21 August 2010

You Cannot Multiply Wealth by Dividing It

Here's a quote given the comments of my previous post on Socialism. After reading and pondering it just a bit, I think it's worth more than just comment status and so I'm putting "up front" in its own post. Thanks to DRG for posting it.

"You cannot legislate the poor into freedom by legislating the wealthy out of freedom.  What one person receives without working for, another person must work for without receiving. The government cannot give to anybody anything that the government does not first take from somebody else.  When half of the people get the idea that they do not have to work because the other half is going to take care of them, and when the other half gets the idea that it does no good to work because somebody else is going to get what they work for, that my dear friend, is about the end of any nation.  You cannot multiply wealth by dividing it."

The late Dr. Adrian Rogers, 1931 - 2005


  1. I, for one, am an advocate (in theory) of socialism on a micro scale. This conclusion, I have reached on the basis of natural and the revealed Law (ie. helping our neighbor in every need). Of course this presumes many factors that are external to the economic structure in place.

    Historically, when cities were nearly autonomous entities, a form of socialism was of great benefit to the society as a whole. This was seen in Leipzig when Luther helped the city council establish the community chest (a model which was copied/adapted throughout Germany). At the same time this system was balanced by a sense of vocation and virtue (to the extent that sinners are 'virtuous').

    All this is to say that Socialism in and of itself is no more evil or good than other economic systems such as Capitalism (which itself uses a vice, greed, as its engine... just read John Locke).

  2. “It is amazing that people who think we cannot afford to pay for doctors, hospitals, and medication somehow think that we can afford to pay for doctors, hospitals, medication and a government bureaucracy to administer it.”

    -Thomas Sowell

  3. Matt,

    The difference between Socialism and the Christian charity of which you write is pretty simple. The one is forced upon the citizenry while the other flows from a willingness to help the neighbor in need. I would maintain that the giving and charity - the community taking care of its own - evident in the book of Acts (e.g. Acts 4:32-37) is far different than the Socialism that flows from Marx and Lenin. People willingly helping their needy neighbors, even with the limits we sinners have in our virtue, works far better than the imposed, government-directed model of Socialism (which leads to Communism). Besides that, we ought to learn from history: Socialism/Communism has a miserable track record. But Christian charity, even imperfectly practiced, has lasted for centuries.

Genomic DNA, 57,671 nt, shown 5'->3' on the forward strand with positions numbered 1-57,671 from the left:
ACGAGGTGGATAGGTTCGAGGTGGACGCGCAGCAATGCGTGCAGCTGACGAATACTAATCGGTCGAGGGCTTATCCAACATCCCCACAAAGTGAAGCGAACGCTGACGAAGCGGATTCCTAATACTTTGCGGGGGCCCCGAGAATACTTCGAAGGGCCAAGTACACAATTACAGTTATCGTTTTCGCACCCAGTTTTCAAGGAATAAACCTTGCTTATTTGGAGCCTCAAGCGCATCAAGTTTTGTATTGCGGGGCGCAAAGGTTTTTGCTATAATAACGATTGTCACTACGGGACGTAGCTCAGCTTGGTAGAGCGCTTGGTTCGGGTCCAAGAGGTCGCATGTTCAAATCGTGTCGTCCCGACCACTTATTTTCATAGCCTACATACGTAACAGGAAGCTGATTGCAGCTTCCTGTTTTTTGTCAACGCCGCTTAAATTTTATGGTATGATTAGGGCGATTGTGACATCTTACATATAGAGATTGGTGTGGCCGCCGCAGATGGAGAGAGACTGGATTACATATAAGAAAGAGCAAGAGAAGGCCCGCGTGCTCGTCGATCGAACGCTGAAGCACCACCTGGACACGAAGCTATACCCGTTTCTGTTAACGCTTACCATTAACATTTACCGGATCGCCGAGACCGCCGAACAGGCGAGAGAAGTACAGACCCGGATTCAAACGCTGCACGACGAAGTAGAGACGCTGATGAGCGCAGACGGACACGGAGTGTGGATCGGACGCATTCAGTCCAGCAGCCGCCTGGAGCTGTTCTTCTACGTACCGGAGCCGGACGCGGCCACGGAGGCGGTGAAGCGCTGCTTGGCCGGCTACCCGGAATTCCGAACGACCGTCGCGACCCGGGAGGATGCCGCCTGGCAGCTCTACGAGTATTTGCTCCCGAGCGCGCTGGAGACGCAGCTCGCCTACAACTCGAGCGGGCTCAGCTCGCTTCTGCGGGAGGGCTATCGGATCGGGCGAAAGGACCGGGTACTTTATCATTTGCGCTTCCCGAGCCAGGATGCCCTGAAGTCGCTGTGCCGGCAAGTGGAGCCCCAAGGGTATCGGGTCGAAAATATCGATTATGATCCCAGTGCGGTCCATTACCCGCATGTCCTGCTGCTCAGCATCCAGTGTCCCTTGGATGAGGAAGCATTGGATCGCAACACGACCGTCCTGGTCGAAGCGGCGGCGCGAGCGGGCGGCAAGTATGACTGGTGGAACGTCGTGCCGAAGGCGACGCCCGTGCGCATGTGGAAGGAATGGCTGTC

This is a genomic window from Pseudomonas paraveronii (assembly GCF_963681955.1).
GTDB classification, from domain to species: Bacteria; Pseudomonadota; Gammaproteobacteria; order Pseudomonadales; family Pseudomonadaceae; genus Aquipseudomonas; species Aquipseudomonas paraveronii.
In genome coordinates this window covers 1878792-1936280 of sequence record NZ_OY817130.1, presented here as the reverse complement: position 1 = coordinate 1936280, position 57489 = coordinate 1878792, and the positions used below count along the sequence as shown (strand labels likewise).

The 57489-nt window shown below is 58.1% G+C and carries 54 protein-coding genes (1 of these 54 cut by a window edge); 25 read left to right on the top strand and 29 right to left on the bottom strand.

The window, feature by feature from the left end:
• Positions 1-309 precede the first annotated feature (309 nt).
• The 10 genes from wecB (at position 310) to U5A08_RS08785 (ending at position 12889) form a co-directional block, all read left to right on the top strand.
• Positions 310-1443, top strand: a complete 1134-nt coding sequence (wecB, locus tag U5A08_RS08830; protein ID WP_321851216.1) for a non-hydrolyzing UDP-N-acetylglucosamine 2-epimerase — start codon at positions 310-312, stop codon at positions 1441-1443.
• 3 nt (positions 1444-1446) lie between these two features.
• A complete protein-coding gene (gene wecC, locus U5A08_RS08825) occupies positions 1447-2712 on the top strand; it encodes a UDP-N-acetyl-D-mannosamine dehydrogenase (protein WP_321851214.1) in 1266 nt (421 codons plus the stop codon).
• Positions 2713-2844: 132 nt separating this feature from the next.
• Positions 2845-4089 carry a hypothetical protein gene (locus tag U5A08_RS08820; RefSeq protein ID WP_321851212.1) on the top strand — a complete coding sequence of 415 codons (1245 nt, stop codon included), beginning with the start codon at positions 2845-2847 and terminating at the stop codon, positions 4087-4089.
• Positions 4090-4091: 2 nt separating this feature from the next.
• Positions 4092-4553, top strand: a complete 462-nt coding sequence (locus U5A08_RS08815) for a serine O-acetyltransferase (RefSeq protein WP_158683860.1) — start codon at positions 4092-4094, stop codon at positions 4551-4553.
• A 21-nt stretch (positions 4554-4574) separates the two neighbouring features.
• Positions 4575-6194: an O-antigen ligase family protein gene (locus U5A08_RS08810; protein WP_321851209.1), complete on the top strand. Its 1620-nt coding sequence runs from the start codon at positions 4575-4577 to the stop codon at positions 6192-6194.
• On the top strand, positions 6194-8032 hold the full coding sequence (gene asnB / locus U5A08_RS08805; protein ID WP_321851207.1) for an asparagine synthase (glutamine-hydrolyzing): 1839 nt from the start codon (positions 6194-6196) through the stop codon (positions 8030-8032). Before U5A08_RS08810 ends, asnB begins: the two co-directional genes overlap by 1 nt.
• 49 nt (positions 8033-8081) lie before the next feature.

4. Pr. Asburry,

    You make good points here.

    The difference between socialism and charity is significant. The lives of many hardline-advocates of socialism prove this point in their daily lives as many of them seem to place heavy burdens on others while their own lifestyles seem to demonstrate that they do not wish to touch such "charity", "compassion", and "individual powerlessness" with a single finger. One rarely finds a communitarian who proactively surrenders all of his earthly possessions and freedom of choice in order to set the example for the rest of us.

    You can at least respect the honest socialist who voluntarily practices what he wishes to force on others... but those are few and far between.

  5. Randy,
    You are right, and that is a significant distinction. Though coercion may be a proper action for those who have been placed into a position of authority: Parents not only coerce their children to eat their peas (no matter how disgusting they are), they also coerce older brothers to help their younger sister, mow the lawn, and do all sorts of chores that a boy would not freely and willingly do.

    We are greedy creatures by our sinful nature. As much as I know that my neighbor could use my help, I am far more interested (often times) in that new power tool or electronic gizmo (ironic how some even have a forbidden fruit with a bite taken out of it as their logo). As tough as it will be, come 12 days from now when I send that quarterly check in, I am thankful that, in theory some of that will be going to help my neighbor in need. At the same time, I won't be thankful for the wasteful actions of congress/government bureaucracies.

    Going back to the historical example of Leisnig (not Leipzig as I previously stated), not only generosity but coercion filled the common chest. However, it is most definitely not prudent to simply suggest 16th century city policies be adopted completely in our context, but I still would contend that at the most local level, it is incumbent upon our elected officials (be they mayors, city aldermen, etc) to address the needs of the poor in the best way possible, be it encouraging charity or if that is not sufficient, checking the greed of their citizens via taxation, etc (or some third way which my tired mind is not capable of thinking of).